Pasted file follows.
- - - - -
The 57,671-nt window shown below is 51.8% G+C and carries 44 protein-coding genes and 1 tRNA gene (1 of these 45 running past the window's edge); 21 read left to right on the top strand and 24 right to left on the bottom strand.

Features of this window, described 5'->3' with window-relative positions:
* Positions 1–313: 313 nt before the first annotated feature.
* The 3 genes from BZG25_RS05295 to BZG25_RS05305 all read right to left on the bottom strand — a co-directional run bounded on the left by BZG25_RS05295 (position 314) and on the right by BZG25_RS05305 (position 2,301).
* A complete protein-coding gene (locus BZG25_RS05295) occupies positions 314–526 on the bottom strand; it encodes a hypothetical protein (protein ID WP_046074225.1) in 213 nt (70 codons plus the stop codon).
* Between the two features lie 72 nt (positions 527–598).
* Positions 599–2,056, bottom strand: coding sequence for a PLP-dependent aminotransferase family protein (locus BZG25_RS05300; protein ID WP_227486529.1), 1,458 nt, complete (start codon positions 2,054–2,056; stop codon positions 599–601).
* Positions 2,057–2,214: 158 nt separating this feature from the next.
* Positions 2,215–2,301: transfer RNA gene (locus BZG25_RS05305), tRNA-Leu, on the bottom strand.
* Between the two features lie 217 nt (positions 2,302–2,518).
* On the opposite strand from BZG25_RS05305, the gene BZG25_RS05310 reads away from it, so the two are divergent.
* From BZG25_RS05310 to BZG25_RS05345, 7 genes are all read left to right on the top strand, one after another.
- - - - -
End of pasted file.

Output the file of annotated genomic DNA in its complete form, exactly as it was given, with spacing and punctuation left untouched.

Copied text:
The 57,671-nt window shown below is 51.8% G+C and carries 44 protein-coding genes and 1 tRNA gene (1 of these 45 running past the window's edge); 21 read left to right on the top strand and 24 right to left on the bottom strand.

Features of this window, described 5'->3' with window-relative positions:
* Positions 1–313: 313 nt before the first annotated feature.
* The 3 genes from BZG25_RS05295 to BZG25_RS05305 all read right to left on the bottom strand — a co-directional run bounded on the left by BZG25_RS05295 (position 314) and on the right by BZG25_RS05305 (position 2,301).
* A complete protein-coding gene (locus BZG25_RS05295) occupies positions 314–526 on the bottom strand; it encodes a hypothetical protein (protein ID WP_046074225.1) in 213 nt (70 codons plus the stop codon).
* Between the two features lie 72 nt (positions 527–598).
* Positions 599–2,056, bottom strand: coding sequence for a PLP-dependent aminotransferase family protein (locus BZG25_RS05300; protein ID WP_227486529.1), 1,458 nt, complete (start codon positions 2,054–2,056; stop codon positions 599–601).
* Positions 2,057–2,214: 158 nt separating this feature from the next.
* Positions 2,215–2,301: transfer RNA gene (locus BZG25_RS05305), tRNA-Leu, on the bottom strand.
* Between the two features lie 217 nt (positions 2,302–2,518).
* On the opposite strand from BZG25_RS05305, the gene BZG25_RS05310 reads away from it, so the two are divergent.
* From BZG25_RS05310 to BZG25_RS05345, 7 genes are all read left to right on the top strand, one after another.